FIG. 2A is a schematic cross-sectional view of a region of a stent; FIGS. 2B-2D are schematic cross-sectional views of the stent region after its implantation.
FIGS. 3A-3C are schematics of a non-fouling moiety separating from a pro-healing surface.
FIGS. 4A and 4B are illustrations of an embodiment of a non-fouling surface.
Referring to FIGS. 1A-1C, during implantation of a stent 10, the stent is placed over a balloon 12 carried near a distal end of a catheter 14, and is directed through a lumen 15 (FIG. 1A) until the portion carrying the balloon and stent reaches the region of an occlusion 18. The stent is then radially expanded by inflating balloon 12 and compressed against the vessel wall with the result that occlusion 18 is compressed, and the vessel wall surrounding it undergoes a radial expansion (FIG. 1B). The pressure is then released from the balloon and the catheter is withdrawn from the vessel (FIG. 1C), leaving the stent 10 fixed within lumen 15.
Referring to FIG. 2A, a schematic cross-sectional view of a region of a stent near its surface, a non-fouling material in form of a layer 22 having non-fouling moieties overlies a pro-healing surface 21, e.g., a ceramic such as iridium oxide (“IROX”), on top of the stent body 20, formed e.g. of a metal such as stainless steel or a polymer. Referring to FIG. 2B, immediately after the stent is implanted in a body lumen, the non-fouling layer 22 repels proteins to prevent protein adsorption and allows H2O2 to diffuse onto the pro-healing surface 21 to catalytically decompose into water and oxygen molecules. Referring to FIGS. 2C and 2D, after the stent is implanted for a period of time, e.g., substantially as long as the body ceases releasing high levels of H2O2 caused by stent implantation (e.g., about 1-2 weeks), the non-fouling layer 22 has been biodegraded or disintegrated from the pro-healing surface 21, and proteins migrate to and specifically adsorb onto the pro-healing surface, followed by cell adhesion on top of them, which leads to the natural endothelialization of the surface.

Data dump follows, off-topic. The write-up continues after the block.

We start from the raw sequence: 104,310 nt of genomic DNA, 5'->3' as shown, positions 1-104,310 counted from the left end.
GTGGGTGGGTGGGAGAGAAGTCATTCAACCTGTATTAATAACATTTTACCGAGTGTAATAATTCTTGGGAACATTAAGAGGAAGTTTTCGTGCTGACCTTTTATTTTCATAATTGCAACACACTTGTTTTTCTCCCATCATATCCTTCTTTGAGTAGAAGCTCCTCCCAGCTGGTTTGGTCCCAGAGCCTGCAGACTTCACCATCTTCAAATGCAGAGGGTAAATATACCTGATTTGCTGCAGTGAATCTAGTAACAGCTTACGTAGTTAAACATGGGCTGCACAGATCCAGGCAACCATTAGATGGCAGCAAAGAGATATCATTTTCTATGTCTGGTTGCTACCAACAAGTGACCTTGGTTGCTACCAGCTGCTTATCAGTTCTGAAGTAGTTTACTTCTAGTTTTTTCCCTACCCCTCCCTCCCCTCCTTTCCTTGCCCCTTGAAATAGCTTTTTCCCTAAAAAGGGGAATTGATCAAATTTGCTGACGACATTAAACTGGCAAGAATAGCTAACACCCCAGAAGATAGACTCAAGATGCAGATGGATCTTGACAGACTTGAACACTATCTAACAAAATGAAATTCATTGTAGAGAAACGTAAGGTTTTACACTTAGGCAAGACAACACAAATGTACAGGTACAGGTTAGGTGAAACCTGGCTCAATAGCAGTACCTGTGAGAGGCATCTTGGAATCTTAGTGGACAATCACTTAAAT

When a foreign body, such as a stent, is introduced into a biological environment (e.g., in vivo), the surface of the foreign body is usually coated with nonspecifically adsorbed proteins in seconds due to the biological body's natural defense mechanism. More specifically, one of the first responses of the human body to the implantation of a stent into the blood vessels is the activation of leukocytes, white blood cells which are one of the constituent elements of the circulating blood system. This activation causes a burst of reactive oxygen compound production. One of the key molecules in this process is hydrogen peroxide, e.g., H2O2, released by neutrophil granulocytes which constitute one of the many types of leukocytes. The presence of H2O2 may increase proliferation of smooth muscle cells and compromise endothelial cell function, stimulating the expression of surface binding proteins. These surface proteins enhance the attachment of even more inflammatory cells. A temporary or short-term non-fouling layer on a pro-healing surface can temporarily resist the adsorption of proteins and/or adhesion of cells particularly during the initial inflammatory response stage when H2O2 is being generated in the highest concentration. The non-fouling layer which allows H2O2 diffusion to the surface thereby prolongs duration of the pro-healing surface to convert H2O2 to water and oxygen. Once the release of hydrogen peroxide ceases or subsides, the non-fouling layer is biodegraded away, therefore allowing the pro-healing surface to be naturally endothelialized. The duration of the non-fouling layer remaining on the surface is predetermined by controlling the linkage strength (or hydrolysis resistance) between each non-fouling moiety and the surface. The non-fouling layer can be used with non-catalytic layers or applied directly to the body of the stent.